News

How We’re Investing in Dorchester

Written By Mayor Martin J. Walsh

Every spring, we release our Capital Investment Plan which funds the critical improvements to our infrastructure and facilities in Boston over a five-year period. It is a reflection of our priorities, and is guided by the voices of over 15,000 residents who offered input for our citywide plan, Imagine Boston 2030. Our Capital Plan funds the essentials of community life — our schools, streets, libraries, and parks, including climate and resilience projects. It’s a commitment to all those who call Boston home and to our future generations.

Here in Dorchester, we’re making investments across a wide range of projects, including parks and open space, streets and transportation, our schools’ infrastructure, and our delivery of City services.

This year, we are investing in our open spaces and parks, because we know how important equitable and accessible access is in our neighborhoods. The $20 million that we are allocating to Dorchester’s parks and open spaces will go to many different projects throughout our neighborhood.

Garvey Playground is being allocated $5 million for a park renovation at that includes renovations to the play lot, along with field improvements, lighting, pathways and court upgrades. $6.7 million will be used to renovate Harambee Park. Multipurpose soccer and lacrosse fields will be renovated, in addition to an extension to the main pedestrian pathway, improvements to lighting, and installation of new plantings. McConnell playground is receiving $3.8 million for a comprehensive renovation. Refurbishment of the play lot at Doherty-Gibson playground will be allocated $1.1 million. $550,000 will be used for design park improvements to the Odom Serenity Garden. In addition, $1 million is allocated to upgrade the play lots at Dorchester Park and Thetford Evans Playground. We are also investing $425,000 to design comprehensive park improvements to Ryan Play Area and Mother’s Rest at Four Corners. Finally, we are investing $3 million for artificial turf field replacements. This turf replacement will include the turf at Ceylon Park.

We also care about the future of our city in the face of climate change. That is why $3.3 million in citywide climate resiliency planning efforts are being invested in Dorchester. This includes climate proofing of the Dorchester Bay and Moakley Park.

Likewise, we know the importance of investing in safe, reliable and equitable street and transportation infrastructure. That’s why we are investing the money needed to update again roads and intersections throughout Dorchester — including $1.5 million for New England Avenue. This funding will be used to reconstruct the road, sidewalks, and lighting from Talbot Avenue to Norfolk Street. $500,000 will be used to reconfigure an existing pedestrian island on Massachusetts Avenue and create a bike lane from Columbia Road to Melnea Cass. We are also investing in studying transportation, with $100,000 set aside to conduct a transportation study of the Bowdoin Street and Geneva Avenue area.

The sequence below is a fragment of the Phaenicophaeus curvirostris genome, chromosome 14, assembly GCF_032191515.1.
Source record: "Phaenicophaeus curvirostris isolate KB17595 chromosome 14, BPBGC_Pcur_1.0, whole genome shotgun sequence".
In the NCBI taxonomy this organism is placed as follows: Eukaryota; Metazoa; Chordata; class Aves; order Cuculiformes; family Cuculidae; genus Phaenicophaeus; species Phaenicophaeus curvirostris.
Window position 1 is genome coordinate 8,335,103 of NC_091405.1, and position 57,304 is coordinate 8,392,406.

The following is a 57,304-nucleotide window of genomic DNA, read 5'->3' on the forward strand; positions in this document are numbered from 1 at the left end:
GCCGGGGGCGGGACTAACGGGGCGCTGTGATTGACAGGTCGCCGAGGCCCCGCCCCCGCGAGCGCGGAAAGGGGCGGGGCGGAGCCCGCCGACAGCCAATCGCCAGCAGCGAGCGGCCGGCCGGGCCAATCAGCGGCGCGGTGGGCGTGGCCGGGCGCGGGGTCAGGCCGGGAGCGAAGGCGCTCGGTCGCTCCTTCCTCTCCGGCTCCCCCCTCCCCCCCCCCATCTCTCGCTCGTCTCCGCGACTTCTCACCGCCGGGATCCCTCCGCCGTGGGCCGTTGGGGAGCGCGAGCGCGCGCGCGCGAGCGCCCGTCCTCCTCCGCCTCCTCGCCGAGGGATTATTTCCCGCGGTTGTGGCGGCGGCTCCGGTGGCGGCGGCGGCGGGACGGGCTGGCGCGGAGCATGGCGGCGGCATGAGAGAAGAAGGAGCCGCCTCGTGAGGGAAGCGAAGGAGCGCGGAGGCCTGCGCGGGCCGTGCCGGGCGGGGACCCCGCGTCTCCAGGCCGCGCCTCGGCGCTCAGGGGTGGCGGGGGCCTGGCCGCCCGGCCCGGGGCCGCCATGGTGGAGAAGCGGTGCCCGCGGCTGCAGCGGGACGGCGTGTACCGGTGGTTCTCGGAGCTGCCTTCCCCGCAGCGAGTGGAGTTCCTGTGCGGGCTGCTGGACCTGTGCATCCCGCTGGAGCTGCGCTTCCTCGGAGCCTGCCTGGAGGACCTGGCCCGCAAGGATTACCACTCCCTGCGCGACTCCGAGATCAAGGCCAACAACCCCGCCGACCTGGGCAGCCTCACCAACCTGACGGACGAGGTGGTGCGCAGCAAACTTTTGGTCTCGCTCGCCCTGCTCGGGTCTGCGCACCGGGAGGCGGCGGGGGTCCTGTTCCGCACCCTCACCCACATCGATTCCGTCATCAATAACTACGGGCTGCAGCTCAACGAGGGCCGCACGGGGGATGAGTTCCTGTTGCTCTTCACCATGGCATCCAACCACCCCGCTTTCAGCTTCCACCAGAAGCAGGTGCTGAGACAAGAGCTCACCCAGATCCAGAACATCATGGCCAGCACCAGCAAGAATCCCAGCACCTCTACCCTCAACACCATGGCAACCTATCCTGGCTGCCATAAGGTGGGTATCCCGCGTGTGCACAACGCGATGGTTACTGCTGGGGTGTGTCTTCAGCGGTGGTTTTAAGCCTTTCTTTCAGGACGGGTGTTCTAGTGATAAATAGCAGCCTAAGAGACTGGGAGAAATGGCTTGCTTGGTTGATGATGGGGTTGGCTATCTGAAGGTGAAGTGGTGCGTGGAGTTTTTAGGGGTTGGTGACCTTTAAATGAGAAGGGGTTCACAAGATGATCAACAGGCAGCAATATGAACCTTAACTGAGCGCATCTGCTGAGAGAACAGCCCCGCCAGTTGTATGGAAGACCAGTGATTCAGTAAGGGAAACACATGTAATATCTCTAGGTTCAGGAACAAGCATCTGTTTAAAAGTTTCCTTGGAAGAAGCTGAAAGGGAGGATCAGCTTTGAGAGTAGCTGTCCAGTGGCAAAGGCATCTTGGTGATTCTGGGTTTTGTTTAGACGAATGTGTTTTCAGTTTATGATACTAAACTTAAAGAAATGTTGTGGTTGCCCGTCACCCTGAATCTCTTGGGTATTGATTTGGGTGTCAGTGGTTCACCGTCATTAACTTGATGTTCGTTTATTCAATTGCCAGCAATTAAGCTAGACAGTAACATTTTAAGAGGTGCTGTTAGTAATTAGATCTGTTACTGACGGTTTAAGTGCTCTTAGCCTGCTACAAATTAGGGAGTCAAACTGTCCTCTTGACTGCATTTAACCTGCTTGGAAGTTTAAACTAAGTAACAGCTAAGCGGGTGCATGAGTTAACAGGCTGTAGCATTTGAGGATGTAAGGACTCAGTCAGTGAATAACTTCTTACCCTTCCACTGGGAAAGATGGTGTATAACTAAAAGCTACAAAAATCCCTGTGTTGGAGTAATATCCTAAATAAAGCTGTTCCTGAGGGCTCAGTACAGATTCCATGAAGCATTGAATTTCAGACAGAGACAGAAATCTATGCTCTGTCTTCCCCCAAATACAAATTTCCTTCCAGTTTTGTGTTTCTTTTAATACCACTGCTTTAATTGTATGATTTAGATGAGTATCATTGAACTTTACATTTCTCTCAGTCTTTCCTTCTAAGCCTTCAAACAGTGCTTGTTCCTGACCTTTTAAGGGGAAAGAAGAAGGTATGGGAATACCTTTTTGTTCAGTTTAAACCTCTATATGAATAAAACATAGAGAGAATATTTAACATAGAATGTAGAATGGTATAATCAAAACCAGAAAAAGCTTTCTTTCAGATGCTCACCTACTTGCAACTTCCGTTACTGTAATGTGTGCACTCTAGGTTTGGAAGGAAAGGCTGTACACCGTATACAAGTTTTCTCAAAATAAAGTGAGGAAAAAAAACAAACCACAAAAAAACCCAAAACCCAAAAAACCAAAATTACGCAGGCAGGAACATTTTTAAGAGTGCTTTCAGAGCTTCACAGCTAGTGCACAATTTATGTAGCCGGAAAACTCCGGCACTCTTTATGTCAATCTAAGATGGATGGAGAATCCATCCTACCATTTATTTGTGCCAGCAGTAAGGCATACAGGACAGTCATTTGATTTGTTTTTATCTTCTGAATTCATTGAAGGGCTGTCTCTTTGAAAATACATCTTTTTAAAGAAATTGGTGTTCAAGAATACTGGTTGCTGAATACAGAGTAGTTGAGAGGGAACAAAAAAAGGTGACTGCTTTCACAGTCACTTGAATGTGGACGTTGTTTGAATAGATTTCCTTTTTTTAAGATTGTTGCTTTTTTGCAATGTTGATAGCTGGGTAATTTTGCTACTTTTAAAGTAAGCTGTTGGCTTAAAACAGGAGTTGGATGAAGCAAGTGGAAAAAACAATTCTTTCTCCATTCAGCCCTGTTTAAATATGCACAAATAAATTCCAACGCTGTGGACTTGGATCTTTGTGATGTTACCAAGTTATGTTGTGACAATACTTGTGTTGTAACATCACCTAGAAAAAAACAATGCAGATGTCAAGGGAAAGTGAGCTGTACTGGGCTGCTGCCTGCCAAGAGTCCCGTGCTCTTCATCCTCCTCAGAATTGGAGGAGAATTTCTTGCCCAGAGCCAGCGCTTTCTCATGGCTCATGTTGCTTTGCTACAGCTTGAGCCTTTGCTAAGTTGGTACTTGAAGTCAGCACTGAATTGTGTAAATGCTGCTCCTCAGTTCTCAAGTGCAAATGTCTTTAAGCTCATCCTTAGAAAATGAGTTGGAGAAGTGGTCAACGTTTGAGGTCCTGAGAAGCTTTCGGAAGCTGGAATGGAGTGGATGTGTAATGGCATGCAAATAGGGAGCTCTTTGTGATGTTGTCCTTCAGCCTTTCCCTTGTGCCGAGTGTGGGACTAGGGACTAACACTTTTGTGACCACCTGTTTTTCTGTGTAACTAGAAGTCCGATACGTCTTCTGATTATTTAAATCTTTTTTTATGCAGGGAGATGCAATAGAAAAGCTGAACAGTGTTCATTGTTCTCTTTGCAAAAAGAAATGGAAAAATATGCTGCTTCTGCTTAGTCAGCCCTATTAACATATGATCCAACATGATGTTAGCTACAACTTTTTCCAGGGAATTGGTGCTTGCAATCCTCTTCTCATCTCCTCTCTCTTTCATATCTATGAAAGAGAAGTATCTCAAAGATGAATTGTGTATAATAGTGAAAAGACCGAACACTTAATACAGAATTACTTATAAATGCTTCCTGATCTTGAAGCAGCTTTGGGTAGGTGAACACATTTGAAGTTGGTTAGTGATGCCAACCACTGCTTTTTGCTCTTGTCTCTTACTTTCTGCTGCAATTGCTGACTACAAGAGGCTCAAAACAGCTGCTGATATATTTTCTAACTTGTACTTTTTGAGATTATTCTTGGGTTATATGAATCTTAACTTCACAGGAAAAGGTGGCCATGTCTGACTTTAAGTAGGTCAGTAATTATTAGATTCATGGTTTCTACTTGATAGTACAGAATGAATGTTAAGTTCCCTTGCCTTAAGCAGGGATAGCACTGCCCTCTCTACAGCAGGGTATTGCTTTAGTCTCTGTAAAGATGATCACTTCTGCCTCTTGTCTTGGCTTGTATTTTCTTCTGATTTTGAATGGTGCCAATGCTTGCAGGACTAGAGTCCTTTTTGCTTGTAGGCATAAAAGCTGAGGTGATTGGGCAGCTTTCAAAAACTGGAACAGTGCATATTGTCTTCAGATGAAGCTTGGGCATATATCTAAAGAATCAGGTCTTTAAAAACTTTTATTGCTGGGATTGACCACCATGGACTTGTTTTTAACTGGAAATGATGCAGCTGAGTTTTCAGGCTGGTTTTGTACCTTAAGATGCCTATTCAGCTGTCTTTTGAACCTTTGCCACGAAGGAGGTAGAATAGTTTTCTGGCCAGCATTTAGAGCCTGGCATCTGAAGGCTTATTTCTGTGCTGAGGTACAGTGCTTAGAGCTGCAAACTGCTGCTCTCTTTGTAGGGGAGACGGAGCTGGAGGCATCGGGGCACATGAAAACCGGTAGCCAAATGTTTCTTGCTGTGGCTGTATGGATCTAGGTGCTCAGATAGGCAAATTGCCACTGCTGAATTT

Additionally, we are investing in the future of Dorchester by investing in high-quality facilities and infrastructure for the neighborhood. We have allocated $24.7 million to design and construct a new Engine 17 fire station, along with $500,000 for building renovations at the Boston Fire Department Headquarters building. This renovation will include the installation of a new security gate. Finally, $3.2 million will be used to replace the air handler units at UP Academy.

In Boston, we know one of the best ways to invest in our city is by prioritizing investments in our students and their learning facilities. In our Capital Plan, $7.1 million has been allocated for the Henderson Inclusion Lower School to replace windows; $1 million will be used to replace the roof at the Everett School; and $1 million will be used for a comprehensive education and space plan that supports the future use of the McCormack School building.

We also know how important libraries are for all our communities and this budget supports 21st century library services. In the coming years, Dorchester will be the home of three new library branches: at Adams Street, Upham’s Corner and Fields Corner. In addition, $226,000 will be used for an interior reconfiguration project and renovations to the Lower Mills Branch Library. Also, $100,000 is allocated to conduct a facility assessment at the Codman Square Branch library.

Now that we’ve submitted Boston’s budget, where do we go from here? First, to the City Council, where it will be reviewed and adjusted as necessary. After it’s gone through that process and secured approval, it will go into effect, starting in July 2020 and running throughout the next 12 months. We hope you will continue to provide your valuable input on what we as a city can do to raise up your community. If you’d like to learn more about the Capital Plan and how this budget was created, go to budget.boston.gov.

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About the Author

Maureen Dahill

Maureen Dahill is the editor of Caught in Southie and Caught in Dot and a lifelong resident of South Boston sometimes mistaken for a yuppie. Hockey mom, yoga enthusiast, lover of red wine and binge watching TV series. Mrs. Peter G. Follow her @MaureenCaught.